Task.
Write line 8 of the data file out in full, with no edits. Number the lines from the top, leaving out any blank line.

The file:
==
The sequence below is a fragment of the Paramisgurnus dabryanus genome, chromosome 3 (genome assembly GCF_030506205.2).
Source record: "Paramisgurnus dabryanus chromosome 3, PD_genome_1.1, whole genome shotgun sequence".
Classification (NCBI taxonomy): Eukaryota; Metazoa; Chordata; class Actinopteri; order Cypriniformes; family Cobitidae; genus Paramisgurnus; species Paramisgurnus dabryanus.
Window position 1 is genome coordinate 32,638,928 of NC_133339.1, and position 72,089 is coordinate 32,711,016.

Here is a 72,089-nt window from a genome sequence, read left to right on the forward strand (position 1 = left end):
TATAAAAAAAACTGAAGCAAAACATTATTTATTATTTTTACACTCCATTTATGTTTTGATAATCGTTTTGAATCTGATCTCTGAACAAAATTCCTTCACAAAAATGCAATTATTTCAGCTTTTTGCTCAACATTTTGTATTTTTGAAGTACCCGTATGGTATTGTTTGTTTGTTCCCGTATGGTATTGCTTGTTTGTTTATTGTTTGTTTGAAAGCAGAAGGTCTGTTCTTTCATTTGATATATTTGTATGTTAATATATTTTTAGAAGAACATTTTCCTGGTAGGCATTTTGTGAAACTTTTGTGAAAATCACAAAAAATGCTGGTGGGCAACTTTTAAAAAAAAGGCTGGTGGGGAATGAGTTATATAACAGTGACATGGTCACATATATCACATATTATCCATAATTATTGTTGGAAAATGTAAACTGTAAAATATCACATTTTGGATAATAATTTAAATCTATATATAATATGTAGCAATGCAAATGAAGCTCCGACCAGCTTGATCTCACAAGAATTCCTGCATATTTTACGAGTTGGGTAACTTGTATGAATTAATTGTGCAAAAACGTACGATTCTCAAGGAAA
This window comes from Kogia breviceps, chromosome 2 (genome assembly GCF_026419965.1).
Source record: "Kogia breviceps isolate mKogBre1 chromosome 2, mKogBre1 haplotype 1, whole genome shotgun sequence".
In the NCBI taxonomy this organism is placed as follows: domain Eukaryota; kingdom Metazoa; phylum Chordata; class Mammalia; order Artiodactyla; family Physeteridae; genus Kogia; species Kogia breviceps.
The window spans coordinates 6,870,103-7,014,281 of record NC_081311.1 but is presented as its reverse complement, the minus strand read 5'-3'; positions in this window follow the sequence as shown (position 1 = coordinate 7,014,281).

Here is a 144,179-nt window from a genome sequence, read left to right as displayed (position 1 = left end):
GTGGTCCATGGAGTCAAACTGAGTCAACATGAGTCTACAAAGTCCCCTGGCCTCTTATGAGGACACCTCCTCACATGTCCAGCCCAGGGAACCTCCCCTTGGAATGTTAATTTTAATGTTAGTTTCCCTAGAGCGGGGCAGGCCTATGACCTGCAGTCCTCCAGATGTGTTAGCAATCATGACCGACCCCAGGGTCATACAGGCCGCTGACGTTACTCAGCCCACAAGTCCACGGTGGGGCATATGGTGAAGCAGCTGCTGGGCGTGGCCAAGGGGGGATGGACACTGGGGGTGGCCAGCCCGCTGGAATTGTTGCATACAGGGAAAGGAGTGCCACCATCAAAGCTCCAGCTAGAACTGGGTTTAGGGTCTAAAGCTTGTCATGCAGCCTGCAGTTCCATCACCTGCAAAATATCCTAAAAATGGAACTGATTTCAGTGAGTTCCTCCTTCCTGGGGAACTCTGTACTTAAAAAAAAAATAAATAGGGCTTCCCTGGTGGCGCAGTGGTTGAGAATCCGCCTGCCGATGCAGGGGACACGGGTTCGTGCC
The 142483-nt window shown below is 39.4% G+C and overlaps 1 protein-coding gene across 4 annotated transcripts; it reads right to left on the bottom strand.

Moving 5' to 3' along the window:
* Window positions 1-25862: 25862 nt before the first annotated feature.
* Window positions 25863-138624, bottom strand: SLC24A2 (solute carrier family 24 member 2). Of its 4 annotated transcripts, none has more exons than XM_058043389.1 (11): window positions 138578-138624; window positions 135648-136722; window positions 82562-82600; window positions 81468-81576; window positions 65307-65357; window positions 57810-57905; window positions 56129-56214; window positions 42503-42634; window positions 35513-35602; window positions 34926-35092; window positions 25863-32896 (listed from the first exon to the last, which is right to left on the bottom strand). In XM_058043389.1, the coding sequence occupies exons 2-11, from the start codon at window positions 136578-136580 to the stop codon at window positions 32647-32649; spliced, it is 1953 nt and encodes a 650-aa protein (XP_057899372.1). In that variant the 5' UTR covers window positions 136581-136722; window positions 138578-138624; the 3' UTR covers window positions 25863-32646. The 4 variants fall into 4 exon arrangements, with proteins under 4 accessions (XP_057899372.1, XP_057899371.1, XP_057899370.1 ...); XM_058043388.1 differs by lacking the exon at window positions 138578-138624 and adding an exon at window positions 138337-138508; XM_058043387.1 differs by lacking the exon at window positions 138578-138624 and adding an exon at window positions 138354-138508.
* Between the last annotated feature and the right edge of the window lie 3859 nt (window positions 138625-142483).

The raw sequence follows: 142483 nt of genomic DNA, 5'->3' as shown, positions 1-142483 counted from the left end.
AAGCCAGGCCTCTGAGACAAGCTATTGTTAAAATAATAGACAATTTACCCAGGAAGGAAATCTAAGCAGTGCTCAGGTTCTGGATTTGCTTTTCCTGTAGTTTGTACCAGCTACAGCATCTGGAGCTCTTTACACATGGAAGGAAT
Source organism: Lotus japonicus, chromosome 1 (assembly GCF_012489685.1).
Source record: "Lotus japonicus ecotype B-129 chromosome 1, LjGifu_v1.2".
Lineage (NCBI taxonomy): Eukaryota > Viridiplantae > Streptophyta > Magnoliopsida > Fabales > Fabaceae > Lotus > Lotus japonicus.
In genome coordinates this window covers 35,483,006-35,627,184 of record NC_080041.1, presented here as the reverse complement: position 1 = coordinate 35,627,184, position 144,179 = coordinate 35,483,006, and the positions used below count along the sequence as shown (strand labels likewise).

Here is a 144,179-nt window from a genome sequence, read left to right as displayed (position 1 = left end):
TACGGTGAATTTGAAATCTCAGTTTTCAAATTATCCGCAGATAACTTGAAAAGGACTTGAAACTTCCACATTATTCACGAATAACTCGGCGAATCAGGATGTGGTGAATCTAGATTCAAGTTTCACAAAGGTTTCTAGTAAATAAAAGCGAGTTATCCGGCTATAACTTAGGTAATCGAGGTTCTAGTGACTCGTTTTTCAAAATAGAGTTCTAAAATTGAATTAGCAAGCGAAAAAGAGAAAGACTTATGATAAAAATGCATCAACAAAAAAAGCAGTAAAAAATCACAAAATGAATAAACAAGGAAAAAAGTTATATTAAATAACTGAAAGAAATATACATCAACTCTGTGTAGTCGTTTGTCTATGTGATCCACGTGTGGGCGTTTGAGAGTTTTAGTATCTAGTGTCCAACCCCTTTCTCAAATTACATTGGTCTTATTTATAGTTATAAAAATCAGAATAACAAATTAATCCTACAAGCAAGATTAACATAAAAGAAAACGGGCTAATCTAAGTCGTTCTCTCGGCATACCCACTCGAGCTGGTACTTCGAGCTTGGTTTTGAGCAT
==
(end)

Source record: "Kogia breviceps isolate mKogBre1 chromosome 2, mKogBre1 haplotype 1, whole genome shotgun sequence".